Relatives of a 19-year-old man killed after he fled from an ambulance on the Trans-Canada Highway early Monday are looking for answers about what happened.
Riley Andersen Fowlow of Port Rexton was being taken to a health facility in St. John's when the incident occurred.
Eric Squires, the Anglican minister in Port Rexton, said Fowlow's family is very upset.
"They feel let down by society, by Eastern Health and law enforcement," said Squires. "This is a tragedy that shouldn't have happened as far as they are concerned, and they have a lot of questions."
Trouble started at Fowlow's home
Sources close to the family said Fowlow, who had been struggling with mental health issues, became agitated at home on Sunday night.
He left his house and went to a hostel next door. At some point, paramedics were called.
Sources said paramedics and Fowlow's father were unable to handle the teen, so the RCMP were called in to help with the situation. Police could not get Fowlow's hands behind his back to handcuff him, so they cuffed him in front and drove him in a police cruiser to the hospital in Clarenville.
Fowlow apparently calmed down when he got to the hospital, but he was not sedated.
He was then taken by ambulance, with plans to transfer him to another health facility in St. John's.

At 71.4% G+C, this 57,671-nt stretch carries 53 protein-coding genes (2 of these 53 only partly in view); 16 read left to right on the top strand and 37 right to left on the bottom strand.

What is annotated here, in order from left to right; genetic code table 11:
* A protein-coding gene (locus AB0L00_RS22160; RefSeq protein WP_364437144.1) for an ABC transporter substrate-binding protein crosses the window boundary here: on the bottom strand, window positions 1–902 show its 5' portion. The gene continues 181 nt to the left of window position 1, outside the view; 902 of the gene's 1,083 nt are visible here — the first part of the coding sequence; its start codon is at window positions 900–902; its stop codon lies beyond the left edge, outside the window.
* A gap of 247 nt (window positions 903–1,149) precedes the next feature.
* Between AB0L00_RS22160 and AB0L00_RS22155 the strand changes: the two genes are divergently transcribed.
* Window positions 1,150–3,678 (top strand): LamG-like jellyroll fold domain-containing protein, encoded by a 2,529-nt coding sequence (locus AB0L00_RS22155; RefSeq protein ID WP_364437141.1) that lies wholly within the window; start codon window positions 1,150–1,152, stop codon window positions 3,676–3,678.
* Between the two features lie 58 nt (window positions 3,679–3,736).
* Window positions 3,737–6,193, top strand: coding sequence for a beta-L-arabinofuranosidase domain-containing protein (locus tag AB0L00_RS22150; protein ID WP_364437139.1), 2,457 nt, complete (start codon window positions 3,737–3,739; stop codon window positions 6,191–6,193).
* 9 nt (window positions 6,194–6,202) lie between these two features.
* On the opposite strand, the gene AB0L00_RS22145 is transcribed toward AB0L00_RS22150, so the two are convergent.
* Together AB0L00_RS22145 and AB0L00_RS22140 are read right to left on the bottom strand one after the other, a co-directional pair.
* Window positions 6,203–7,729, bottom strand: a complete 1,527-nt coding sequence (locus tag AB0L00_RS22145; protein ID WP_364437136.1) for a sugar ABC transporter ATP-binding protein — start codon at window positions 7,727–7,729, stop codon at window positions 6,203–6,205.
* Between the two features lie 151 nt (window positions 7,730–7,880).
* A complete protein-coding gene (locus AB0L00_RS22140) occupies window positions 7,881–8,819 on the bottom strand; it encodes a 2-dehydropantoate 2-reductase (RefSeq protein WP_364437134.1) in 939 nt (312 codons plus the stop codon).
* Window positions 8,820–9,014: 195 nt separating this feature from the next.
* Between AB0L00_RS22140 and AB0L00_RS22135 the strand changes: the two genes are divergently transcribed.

Sources said the RCMP told Fowlow's family that he became agitated again on the ride to St. John's and took off his seat belt.
Police said the ambulance driver slowed down because paramedics were afraid Fowlow would jump out of the vehicle, which he eventually did.
Eastern Health issues apology
On Tuesday evening, Eastern Health CEO Vickie Kaminski apologized on behalf of the health authority for the death of Fowlow, and she added that the investigation into what happened should take about two weeks.
Fowlow's family has not been able to make funeral arrangements because they're still waiting for the coroner to release the young man's body.
But Rev. Squires said Fowlow's family won't be able to put the tragedy to rest with the release of Fowlow's body.
"This is not over for them," said Squires. "They're hoping to put their son to rest and once their son is put to rest they're going to be pursuing this to get the answers that they need."